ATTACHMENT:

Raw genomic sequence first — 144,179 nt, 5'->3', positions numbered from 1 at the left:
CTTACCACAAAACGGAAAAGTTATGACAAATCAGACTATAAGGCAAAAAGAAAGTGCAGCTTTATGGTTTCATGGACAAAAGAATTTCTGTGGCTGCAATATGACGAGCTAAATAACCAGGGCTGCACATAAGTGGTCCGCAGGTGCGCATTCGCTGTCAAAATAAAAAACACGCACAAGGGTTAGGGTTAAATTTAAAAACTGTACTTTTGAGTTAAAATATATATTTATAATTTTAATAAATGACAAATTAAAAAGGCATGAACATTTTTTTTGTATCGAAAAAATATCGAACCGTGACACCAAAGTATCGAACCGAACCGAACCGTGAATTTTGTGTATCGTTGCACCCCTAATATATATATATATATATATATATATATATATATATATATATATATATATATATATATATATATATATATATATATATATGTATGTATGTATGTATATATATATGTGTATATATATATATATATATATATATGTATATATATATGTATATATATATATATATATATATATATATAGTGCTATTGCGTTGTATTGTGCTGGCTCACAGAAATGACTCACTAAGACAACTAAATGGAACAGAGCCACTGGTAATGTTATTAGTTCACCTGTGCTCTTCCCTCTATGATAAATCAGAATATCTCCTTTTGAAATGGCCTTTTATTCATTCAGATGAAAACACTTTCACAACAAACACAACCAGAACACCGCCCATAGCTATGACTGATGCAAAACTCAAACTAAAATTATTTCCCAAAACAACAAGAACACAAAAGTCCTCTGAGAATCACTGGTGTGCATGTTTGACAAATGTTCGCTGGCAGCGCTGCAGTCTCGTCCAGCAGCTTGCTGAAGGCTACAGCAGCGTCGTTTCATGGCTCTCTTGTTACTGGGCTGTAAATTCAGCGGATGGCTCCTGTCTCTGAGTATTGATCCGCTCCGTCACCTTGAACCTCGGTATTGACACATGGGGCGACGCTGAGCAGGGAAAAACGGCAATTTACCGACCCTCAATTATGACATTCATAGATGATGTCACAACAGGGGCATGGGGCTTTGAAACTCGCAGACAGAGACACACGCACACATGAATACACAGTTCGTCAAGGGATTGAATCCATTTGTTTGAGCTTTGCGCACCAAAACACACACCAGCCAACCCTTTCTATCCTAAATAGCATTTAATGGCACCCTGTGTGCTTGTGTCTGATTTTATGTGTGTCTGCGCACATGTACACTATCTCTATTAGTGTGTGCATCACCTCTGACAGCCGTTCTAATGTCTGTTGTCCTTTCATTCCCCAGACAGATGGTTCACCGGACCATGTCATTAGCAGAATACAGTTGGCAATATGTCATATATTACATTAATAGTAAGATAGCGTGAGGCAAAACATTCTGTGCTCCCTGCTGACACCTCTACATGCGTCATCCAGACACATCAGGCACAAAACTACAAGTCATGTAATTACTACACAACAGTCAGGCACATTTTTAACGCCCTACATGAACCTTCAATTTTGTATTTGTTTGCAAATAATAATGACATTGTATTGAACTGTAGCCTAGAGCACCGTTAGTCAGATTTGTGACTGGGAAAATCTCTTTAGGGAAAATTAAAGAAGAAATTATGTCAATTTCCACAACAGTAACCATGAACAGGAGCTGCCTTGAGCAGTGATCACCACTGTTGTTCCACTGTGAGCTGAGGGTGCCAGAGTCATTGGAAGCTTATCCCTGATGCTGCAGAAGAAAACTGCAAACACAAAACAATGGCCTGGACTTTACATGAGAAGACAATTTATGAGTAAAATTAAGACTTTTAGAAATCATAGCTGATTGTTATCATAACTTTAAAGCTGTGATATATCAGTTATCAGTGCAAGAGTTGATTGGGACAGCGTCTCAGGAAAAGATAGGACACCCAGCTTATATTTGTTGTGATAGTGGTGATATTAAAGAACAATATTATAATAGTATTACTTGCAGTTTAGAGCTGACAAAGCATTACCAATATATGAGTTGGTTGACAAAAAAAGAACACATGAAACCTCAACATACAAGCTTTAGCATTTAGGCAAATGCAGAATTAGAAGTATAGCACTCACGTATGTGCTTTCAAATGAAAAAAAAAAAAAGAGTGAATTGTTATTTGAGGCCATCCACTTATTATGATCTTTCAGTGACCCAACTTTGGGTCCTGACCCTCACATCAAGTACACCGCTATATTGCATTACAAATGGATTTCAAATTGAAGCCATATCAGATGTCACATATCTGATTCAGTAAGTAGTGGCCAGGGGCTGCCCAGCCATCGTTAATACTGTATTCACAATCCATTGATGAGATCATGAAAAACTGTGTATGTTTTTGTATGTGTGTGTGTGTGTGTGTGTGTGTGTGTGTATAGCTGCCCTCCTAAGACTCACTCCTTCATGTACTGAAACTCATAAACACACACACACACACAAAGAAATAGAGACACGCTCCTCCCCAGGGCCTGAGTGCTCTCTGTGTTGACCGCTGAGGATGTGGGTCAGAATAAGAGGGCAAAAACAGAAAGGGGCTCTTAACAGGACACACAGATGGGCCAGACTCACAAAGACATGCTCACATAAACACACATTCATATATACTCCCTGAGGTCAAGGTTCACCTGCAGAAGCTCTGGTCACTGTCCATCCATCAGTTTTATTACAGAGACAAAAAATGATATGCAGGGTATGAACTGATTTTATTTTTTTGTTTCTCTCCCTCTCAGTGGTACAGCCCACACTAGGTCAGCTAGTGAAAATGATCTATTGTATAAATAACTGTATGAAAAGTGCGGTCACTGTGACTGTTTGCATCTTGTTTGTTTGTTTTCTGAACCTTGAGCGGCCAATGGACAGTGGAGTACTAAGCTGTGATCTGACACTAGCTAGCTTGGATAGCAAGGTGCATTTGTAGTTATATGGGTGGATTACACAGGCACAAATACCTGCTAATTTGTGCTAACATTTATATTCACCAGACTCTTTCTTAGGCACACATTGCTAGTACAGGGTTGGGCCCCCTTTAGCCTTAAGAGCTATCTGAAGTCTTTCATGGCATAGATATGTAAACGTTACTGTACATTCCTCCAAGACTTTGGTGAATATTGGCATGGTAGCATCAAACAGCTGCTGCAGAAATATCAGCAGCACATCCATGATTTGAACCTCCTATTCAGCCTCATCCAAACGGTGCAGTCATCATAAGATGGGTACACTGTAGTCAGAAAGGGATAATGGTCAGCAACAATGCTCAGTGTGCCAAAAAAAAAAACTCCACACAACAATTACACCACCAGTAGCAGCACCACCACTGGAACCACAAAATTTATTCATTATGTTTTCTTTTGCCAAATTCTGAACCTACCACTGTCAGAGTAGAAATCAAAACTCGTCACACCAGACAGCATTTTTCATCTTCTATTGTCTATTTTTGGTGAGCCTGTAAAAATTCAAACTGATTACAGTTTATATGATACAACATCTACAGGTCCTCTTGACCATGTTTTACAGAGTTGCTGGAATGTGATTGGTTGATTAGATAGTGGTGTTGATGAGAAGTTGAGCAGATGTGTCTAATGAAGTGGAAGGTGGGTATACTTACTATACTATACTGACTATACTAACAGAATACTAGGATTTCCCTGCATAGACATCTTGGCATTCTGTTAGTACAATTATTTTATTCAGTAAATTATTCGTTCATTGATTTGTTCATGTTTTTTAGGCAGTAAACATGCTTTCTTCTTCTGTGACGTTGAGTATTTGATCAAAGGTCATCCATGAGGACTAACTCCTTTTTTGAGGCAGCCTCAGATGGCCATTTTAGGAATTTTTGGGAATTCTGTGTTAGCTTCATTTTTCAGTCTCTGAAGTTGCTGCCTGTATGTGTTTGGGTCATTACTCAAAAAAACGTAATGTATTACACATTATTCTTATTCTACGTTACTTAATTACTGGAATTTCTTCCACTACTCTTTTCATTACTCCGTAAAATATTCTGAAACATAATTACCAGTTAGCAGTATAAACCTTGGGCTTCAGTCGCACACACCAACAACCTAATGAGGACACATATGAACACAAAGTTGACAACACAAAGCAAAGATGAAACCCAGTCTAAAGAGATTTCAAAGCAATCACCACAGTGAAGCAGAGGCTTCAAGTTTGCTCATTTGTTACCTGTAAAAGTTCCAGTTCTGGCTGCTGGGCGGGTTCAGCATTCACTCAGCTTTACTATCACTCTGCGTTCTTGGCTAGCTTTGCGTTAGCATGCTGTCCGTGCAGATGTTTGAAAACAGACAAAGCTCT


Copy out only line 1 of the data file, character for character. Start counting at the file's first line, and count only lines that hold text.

Raw genomic sequence first — 144,179 nt, 5'->3', positions numbered from 1 at the left: